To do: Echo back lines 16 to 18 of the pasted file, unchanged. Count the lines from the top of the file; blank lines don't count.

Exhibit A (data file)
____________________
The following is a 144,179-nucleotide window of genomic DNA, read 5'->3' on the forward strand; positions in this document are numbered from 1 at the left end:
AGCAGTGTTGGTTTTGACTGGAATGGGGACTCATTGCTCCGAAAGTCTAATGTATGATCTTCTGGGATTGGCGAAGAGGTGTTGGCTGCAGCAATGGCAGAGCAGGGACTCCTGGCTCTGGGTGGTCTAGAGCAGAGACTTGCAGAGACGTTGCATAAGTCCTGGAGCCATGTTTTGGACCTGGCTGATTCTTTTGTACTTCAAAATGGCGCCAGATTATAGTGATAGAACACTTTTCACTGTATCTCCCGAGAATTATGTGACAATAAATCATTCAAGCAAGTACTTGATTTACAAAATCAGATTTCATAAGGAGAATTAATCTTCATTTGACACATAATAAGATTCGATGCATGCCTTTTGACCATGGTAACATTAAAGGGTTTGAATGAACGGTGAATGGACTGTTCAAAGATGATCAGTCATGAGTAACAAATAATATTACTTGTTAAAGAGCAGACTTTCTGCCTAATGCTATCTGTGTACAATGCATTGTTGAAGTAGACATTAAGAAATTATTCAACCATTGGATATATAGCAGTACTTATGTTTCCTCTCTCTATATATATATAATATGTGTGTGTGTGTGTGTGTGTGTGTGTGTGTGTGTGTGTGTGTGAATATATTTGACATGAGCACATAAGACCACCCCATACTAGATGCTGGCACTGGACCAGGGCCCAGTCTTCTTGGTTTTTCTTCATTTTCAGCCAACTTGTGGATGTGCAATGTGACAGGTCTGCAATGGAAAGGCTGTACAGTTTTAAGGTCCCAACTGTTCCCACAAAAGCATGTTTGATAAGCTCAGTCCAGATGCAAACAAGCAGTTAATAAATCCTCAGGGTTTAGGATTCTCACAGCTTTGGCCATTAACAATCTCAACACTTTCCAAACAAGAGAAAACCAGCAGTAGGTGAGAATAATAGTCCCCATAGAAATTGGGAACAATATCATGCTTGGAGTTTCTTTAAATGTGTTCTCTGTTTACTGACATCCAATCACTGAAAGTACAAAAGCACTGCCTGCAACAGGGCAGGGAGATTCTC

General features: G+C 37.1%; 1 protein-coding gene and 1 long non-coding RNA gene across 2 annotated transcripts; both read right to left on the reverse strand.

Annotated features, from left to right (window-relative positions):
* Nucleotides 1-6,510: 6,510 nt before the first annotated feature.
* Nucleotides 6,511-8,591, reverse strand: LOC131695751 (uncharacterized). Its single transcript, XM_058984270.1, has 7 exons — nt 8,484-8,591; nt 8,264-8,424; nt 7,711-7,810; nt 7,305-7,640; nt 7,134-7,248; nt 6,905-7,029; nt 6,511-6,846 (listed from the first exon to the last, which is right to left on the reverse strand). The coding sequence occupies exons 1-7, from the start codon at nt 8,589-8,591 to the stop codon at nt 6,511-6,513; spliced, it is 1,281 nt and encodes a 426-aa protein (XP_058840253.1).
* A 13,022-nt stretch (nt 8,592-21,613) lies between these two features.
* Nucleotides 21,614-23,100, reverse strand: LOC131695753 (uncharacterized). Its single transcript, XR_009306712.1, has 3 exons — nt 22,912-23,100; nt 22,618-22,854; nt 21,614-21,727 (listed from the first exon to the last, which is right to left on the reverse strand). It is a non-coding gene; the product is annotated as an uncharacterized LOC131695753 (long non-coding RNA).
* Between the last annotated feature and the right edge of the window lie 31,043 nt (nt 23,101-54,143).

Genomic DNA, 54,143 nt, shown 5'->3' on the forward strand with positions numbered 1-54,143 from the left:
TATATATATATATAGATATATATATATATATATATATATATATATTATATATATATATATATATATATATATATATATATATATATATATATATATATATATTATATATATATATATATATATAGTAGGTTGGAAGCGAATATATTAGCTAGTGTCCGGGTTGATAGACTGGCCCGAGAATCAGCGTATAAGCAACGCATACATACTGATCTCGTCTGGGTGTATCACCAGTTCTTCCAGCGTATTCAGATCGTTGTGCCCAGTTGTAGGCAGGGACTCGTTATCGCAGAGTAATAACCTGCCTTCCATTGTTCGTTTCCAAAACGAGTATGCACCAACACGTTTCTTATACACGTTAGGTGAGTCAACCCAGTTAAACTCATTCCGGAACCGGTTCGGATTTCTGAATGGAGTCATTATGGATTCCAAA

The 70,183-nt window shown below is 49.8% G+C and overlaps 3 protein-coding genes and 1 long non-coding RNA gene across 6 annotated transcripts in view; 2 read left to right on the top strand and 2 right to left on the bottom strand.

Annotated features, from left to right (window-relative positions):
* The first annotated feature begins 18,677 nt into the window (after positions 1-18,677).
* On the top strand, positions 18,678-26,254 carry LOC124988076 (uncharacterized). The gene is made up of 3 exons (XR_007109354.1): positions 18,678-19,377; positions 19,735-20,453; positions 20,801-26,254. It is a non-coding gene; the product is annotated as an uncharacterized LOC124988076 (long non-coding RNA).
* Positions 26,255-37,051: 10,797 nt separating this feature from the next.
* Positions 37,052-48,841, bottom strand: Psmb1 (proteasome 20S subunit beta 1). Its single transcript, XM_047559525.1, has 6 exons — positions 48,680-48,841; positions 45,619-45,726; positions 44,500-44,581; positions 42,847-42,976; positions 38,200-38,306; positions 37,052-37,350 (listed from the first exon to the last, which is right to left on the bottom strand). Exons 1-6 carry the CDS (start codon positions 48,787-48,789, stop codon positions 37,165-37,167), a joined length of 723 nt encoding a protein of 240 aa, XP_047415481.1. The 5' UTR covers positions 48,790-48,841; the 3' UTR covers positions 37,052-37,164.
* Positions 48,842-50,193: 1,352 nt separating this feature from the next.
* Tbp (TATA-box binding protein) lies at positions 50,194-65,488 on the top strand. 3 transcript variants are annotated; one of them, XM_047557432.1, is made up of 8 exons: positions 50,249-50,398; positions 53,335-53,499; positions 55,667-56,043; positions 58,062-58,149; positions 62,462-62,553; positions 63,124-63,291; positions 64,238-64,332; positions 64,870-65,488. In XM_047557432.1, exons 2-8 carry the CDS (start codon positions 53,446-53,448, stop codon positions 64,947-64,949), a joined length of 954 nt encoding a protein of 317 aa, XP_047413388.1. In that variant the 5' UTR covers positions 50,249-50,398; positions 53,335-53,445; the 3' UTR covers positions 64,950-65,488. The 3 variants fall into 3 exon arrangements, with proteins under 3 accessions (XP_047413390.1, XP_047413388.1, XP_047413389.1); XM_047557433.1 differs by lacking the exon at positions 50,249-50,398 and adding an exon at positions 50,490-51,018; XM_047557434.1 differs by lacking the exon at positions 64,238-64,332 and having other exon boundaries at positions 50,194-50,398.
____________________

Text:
* Positions 26,255-37,051: 10,797 nt separating this feature from the next.
* Positions 37,052-48,841, bottom strand: Psmb1 (proteasome 20S subunit beta 1). Its single transcript, XM_047559525.1, has 6 exons — positions 48,680-48,841; positions 45,619-45,726; positions 44,500-44,581; positions 42,847-42,976; positions 38,200-38,306; positions 37,052-37,350 (listed from the first exon to the last, which is right to left on the bottom strand). Exons 1-6 carry the CDS (start codon positions 48,787-48,789, stop codon positions 37,165-37,167), a joined length of 723 nt encoding a protein of 240 aa, XP_047415481.1. The 5' UTR covers positions 48,790-48,841; the 3' UTR covers positions 37,052-37,164.
* Positions 48,842-50,193: 1,352 nt separating this feature from the next.